user = ""
   dest_host = ""
   dest_path = ""
   level = 0
   try:
       (opts, args) = getopt.getopt(sys.argv[1:], "hr:f:d:l:", ["help", "docbase=", "filestore=", "destination=", "level="])
   except getopt.GetoptError:
      print("Illegal option")
      print("./graph-stats.py -h|--help | [-r|--repository ] [-f|--filestores [{,}]|all] [-d|--dest ][-l|--level ]")
      sys.exit(1)
   for opt, arg in opts:
      if opt in ("-h", "--help"):
         Usage()
         sys.exit()
      elif opt in ("-r", "--repository"):
         repository = arg
      elif opt in ("-f", "--filestores"):
         s_filestores = arg
      elif opt in ("-d", "--dest"):
         dest = arg
         p_at = arg.rfind("@")
         p_colon = arg.rfind(":")
         if -1 != p_at:
            user = arg[ : p_at]
            if -1 != p_colon:
               dest_host = arg[p_at + 1 : p_colon]
               dest_path = arg[p_colon + 1 : ]
            else:
               dest_path = arg[p_at + 1 : ]
         elif -1 != p_colon:
            dest_host = arg[ : p_colon]
            dest_path = arg[p_colon + 1 : ]
         else:
            dest_path = arg
      elif opt in ("-l", "--level"):
         try:
            level = int(arg)
            if -2 > level or level > 0:
               print("raising")
               raise Exception()
         except:
            print("level must be a non positive integer inside the interval (-2,  0)")
            sys.exit()
   if None == repository:
      print("the repository is mandatory")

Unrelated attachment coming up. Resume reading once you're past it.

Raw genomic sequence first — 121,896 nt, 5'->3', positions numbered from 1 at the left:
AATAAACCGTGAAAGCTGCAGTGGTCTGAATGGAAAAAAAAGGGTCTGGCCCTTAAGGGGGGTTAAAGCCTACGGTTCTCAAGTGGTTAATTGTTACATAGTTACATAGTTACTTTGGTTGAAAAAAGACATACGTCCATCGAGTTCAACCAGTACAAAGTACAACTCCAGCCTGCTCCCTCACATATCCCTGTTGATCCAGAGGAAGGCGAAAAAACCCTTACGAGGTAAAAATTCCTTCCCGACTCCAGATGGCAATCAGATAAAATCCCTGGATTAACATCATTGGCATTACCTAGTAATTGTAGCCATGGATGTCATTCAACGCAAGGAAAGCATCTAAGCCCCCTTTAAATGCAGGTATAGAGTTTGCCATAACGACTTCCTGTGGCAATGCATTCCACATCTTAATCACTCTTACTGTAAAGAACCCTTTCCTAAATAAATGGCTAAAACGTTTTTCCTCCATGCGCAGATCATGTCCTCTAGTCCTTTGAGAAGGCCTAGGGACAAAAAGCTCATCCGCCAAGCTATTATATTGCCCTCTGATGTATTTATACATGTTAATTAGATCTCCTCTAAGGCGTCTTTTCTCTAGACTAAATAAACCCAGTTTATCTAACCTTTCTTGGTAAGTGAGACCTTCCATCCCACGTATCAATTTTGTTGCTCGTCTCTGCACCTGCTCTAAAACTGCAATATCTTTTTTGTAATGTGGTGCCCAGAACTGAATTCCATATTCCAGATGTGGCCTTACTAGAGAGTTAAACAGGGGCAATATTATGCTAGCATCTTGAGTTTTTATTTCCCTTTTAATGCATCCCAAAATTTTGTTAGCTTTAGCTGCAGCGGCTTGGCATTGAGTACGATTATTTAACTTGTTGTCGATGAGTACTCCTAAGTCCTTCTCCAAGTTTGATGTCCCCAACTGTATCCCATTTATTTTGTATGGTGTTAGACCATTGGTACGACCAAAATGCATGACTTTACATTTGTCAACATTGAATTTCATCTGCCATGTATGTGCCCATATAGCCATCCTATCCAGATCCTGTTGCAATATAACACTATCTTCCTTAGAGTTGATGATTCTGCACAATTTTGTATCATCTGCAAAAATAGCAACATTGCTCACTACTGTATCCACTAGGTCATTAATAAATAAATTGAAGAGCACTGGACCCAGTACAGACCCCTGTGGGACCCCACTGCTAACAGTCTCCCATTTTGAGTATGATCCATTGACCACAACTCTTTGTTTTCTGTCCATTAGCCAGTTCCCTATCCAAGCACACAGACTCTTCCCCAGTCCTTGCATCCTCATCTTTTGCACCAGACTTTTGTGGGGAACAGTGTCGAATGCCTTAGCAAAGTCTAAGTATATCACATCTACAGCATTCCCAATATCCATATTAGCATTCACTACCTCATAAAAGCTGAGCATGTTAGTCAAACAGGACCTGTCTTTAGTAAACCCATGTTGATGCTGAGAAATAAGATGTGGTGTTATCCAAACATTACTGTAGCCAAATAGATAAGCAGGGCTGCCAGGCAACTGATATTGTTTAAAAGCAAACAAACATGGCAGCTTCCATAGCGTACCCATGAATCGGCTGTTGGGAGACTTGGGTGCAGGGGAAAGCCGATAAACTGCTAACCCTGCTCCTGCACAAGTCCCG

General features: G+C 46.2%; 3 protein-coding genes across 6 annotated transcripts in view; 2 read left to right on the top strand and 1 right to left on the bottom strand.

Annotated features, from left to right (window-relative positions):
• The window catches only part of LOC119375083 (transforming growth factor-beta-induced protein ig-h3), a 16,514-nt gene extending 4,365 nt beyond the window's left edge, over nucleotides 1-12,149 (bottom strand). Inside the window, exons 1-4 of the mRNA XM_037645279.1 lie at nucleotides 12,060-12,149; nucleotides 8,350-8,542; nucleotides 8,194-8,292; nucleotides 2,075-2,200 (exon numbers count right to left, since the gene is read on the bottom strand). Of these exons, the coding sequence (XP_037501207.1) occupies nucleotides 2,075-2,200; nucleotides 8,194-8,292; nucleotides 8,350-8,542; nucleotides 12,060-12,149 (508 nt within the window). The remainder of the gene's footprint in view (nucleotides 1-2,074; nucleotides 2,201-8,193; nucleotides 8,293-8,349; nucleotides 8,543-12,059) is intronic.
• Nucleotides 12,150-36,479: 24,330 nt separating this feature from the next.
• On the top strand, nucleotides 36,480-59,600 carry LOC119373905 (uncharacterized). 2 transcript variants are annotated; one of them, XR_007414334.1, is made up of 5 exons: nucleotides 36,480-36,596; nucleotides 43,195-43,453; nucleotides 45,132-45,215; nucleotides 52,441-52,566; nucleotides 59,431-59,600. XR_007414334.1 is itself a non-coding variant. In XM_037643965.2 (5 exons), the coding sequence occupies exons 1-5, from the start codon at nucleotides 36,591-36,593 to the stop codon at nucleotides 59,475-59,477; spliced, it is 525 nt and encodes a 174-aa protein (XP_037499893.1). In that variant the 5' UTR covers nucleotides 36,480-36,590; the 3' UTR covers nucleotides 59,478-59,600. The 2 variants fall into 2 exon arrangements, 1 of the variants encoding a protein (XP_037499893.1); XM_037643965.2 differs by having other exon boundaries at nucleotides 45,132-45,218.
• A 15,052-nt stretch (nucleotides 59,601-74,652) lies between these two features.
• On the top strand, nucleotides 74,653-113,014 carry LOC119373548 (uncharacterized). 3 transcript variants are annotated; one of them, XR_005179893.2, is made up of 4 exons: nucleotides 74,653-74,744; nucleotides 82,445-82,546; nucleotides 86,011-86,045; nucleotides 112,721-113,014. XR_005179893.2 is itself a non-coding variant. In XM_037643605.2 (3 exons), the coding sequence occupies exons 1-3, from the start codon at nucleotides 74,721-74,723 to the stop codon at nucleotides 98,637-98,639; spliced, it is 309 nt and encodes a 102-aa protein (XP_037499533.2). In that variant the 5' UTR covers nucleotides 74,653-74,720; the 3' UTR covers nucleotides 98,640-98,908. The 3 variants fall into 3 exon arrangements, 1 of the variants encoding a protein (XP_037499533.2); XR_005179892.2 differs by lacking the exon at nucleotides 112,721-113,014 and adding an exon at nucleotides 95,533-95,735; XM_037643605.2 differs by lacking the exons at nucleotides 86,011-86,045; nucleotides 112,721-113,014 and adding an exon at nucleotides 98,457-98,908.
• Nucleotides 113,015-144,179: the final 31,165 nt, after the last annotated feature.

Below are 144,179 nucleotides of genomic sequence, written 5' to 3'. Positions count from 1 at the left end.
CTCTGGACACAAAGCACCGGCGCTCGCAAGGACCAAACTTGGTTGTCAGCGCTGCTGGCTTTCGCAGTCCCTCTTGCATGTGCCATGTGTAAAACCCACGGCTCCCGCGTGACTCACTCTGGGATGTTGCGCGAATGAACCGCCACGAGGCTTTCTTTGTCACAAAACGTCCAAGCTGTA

Usage()
      sys.exit()
   if None == dest or "" == dest:
      if None != s_filestores:
         print("the destination is mandatory")
         Usage()
         sys.exit()
   if None == s_filestores or 'all' == s_filestores:
      # all filestores requested;
      s_filestores = "all"
      filestores = None
   else:
      filestores = s_filestores.split(",")
 
   # global parameters;
   # we use a typical idiom to create a cheap namespace;
   class gp: pass
   gp.maxWorkers = 100
   class stats: pass

   # connect to the repository;
   DctmAPI.show(f"Will connect to docbase(s): {repository} and transfer filestores [{s_filestores}] to destination {dest if dest else 'None'}")

   status = DctmAPI.dmInit()
   session = DctmAPI.connect(docbase = repository, user_name = "dmadmin", password = "dmadmin")
   if session is None:
      print("no session opened, exiting ...")
      exit(1)

   # we need the docbase id in hex format;
   gp.docbase_id = "{:08x}".format(int(DctmAPI.dmAPIGet("get,c,docbaseconfig,r_docbase_id")))

   # get the requested filestores' dm_locations;